Are you covering a fakethrough?
Jonathan Latham, Ph.D.
Remember the burger grown from stem cells? It might be a great idea, except a single patty grown using today's technology, at least, cost a whopping $332,000.
Here, Jonathan Latham, Ph.D., the executive director of the Bioscience Resource Project, asks whether discoveries like that are breakthroughs or "fakethroughs" – scientific advances that will never progress to new treatments or beneficial products. He also talks about his brand of investigative science journalism and why reporting on new discoveries should probably be more muted.
By Jonathan Latham, Ph.D.
In a recent article, we used the word "fakethrough" to describe genetically engineered crops that never progressed to humanitarian products. The trouble is that many of these "firsts" were robustly covered in the media, where they often became the basis of major coverage and big-budget promotions.
In our style of investigative science journalism, we focus on ideas. With ideas you cannot just follow the money, so we imagine what the world would look like if that idea didn't exist.
If the world would look better for ordinary people, (e.g. without genetic determinism in Are Genes for Disease a Mirage?) and certain major interests would suffer, then we examine that idea very closely for hype and supporting evidence.
In the course of doing this work, we have come to appreciate strongly the idea that the conclusions of a scientific experiment only apply to the conditions under which it was performed. Thus experiments on male rats don't necessarily apply to female rats, or to rats fed a different diet, or rats of a different strain, or mice - or humans, for that matter.
The usefulness and necessity of this rule of thumb is implicit in how scientists keep their methods tightly controlled and consistent and describe them precisely, and it's also why other labs don't always get the same results – apparently tiny variations in protocols can make a big difference to the results (and so we would suggest their generalizability must be doubted).
We take this rule of thumb equally seriously when we interpret results. It means we don't assign any (there are some exceptions) significance to animal experiments (including "humanized" animals), except to that species itself. Nor do we assign any significance to experiments that rely on tissue culture, whether it is a layer or 3-D cultures, because there are too many artifacts, as well as contamination problems. In our experience, if experiments in another species or in tissue culture, mirror what you expect, there is a high probability it's just by chance.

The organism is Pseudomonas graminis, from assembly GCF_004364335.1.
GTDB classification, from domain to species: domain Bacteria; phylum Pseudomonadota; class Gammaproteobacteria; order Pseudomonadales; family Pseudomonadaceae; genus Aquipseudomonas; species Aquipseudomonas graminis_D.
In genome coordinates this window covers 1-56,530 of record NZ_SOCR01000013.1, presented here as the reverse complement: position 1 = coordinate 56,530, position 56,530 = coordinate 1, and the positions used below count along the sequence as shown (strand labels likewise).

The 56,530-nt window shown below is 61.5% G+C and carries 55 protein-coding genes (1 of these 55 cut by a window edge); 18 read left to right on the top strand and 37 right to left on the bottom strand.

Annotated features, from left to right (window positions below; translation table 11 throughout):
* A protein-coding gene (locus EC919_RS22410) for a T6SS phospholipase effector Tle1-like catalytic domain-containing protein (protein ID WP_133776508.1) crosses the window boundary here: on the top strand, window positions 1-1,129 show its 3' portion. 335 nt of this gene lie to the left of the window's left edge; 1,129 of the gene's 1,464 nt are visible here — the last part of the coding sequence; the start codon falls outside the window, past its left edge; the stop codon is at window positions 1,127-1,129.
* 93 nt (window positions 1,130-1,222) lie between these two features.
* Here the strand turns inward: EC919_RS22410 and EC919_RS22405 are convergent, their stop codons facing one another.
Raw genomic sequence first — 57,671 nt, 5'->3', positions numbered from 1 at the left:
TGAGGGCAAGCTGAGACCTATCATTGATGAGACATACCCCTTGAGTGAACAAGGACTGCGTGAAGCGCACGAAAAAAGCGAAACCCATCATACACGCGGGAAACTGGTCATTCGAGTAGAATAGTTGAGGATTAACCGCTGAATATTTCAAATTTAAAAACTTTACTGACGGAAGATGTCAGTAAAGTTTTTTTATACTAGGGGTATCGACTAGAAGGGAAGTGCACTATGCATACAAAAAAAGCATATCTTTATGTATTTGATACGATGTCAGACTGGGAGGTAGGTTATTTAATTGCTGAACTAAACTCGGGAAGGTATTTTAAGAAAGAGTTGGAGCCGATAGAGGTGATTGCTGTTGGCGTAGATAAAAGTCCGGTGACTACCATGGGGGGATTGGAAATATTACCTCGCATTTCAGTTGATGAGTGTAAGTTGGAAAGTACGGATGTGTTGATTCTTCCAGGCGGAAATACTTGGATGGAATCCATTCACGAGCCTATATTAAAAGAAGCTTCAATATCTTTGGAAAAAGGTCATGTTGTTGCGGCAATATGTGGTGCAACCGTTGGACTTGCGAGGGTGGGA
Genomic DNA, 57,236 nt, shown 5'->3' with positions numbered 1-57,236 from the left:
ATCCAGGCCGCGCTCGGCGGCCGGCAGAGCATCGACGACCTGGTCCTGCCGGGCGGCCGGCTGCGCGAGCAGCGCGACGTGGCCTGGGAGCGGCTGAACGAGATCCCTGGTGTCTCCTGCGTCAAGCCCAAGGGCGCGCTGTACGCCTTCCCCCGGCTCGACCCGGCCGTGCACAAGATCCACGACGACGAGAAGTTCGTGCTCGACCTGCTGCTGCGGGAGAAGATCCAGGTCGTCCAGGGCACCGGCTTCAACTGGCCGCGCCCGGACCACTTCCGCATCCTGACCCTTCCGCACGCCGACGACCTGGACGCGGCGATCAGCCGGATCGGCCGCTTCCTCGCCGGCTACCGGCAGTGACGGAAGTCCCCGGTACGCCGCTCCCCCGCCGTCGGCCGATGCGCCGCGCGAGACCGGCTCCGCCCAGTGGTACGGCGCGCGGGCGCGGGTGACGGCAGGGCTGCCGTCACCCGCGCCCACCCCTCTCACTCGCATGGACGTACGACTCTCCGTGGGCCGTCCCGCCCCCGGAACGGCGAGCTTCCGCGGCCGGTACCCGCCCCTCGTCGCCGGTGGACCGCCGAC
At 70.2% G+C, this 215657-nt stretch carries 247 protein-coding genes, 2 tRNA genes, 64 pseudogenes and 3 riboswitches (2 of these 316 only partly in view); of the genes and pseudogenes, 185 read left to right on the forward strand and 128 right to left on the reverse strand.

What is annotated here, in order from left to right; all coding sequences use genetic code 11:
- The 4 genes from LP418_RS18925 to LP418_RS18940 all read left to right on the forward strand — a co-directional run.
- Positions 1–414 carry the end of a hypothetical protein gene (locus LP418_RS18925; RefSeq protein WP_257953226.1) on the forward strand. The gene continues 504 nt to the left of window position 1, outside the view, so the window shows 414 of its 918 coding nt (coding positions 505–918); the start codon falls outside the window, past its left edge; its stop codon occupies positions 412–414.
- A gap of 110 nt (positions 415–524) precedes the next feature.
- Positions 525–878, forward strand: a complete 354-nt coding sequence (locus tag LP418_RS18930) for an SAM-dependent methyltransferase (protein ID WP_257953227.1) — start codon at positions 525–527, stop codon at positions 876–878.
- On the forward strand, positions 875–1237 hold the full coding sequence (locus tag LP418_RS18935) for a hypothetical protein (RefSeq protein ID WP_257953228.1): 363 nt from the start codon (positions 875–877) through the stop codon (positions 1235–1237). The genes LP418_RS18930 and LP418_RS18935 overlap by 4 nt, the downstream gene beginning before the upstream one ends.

You will note that this approach excludes a large proportion of the research carried out by the National Institutes of Health and the National Science Foundation. The modern convergence of researchers on a few reductionist methodologies of questionable utility (but high convenience) indicates not progress but rather how little thought most scientists put into the limitations of their experiments, especially when everyone else is using them. But for us the value is that it explains the more important problem of why the "war on cancer" (and every other disease) has hardly/not at all progressed. In our view, the sooner overly reductionistic research is ignored by the media (because it is preliminary), the sooner it will go away. Research, after all, is largely driven by public demand, as NIH officials occasionally admit.
So, what should a journalist report? Journalists should focus on researchers who look at real-world conditions and long term impacts; ignore proxy measurements; are careful enough to define their problem sets accurately; and don't say things like, "I can't define consciousness, but we all know what it means." It also means covering stories where human/mice/tissue culture results disagree, and not treating them as aberrations (as The New York Times did recently). Instead, these results should be treated as scoops that question – and in fact disprove – parts of the whole dysfunctional edifice.
So here are two tips I would suggest to any reporter covering an advance in medicine or science:
Focus on a discovery's limitations, rather than simply its potential.
Think about what the experts or researchers don't want to talk about, not what they do.
David Horrobin (2003) Modern biomedical research: an internally self-consistent universe with little contact with medical reality? Nat Rev Drug Discov. 2: 151-4.